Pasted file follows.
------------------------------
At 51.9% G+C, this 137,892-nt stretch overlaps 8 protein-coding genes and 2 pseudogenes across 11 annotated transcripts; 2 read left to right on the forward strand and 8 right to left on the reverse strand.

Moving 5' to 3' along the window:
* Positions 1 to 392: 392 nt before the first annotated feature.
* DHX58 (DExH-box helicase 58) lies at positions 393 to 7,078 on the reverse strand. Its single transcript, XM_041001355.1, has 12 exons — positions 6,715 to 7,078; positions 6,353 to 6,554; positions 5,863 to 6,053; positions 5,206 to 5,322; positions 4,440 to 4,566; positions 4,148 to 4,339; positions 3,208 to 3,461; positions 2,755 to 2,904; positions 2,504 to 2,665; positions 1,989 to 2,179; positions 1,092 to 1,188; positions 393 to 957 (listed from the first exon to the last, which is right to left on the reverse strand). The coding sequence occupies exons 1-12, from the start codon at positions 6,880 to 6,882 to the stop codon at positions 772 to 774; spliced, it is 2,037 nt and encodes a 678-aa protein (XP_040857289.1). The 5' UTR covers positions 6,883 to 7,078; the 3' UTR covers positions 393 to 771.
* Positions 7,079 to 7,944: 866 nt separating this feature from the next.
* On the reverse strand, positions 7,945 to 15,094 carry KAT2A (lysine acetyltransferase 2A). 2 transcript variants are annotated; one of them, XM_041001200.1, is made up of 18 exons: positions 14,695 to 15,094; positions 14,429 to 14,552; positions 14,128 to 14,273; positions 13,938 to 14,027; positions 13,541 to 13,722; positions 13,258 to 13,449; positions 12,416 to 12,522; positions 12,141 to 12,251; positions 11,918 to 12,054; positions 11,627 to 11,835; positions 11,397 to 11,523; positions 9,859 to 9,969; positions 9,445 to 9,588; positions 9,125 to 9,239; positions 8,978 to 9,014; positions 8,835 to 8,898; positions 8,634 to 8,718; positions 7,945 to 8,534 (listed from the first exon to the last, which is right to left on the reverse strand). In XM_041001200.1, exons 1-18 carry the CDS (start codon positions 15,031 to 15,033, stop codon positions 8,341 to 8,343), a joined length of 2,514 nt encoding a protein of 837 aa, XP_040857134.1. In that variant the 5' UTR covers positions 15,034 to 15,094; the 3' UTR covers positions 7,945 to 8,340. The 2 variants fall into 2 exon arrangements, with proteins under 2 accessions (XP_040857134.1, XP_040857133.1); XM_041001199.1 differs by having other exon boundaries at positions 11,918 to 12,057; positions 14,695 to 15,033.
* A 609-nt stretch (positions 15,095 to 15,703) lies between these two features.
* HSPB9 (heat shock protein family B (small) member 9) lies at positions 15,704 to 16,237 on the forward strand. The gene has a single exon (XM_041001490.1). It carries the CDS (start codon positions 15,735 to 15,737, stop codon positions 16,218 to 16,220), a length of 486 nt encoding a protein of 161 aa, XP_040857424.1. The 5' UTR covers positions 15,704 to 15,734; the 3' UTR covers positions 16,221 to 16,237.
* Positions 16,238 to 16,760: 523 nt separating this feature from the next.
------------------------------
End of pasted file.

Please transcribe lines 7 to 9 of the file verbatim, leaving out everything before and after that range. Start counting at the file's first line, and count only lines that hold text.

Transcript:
* A 609-nt stretch (positions 15,095 to 15,703) lies between these two features.
* HSPB9 (heat shock protein family B (small) member 9) lies at positions 15,704 to 16,237 on the forward strand. The gene has a single exon (XM_041001490.1). It carries the CDS (start codon positions 15,735 to 15,737, stop codon positions 16,218 to 16,220), a length of 486 nt encoding a protein of 161 aa, XP_040857424.1. The 5' UTR covers positions 15,704 to 15,734; the 3' UTR covers positions 16,221 to 16,237.
* Positions 16,238 to 16,760: 523 nt separating this feature from the next.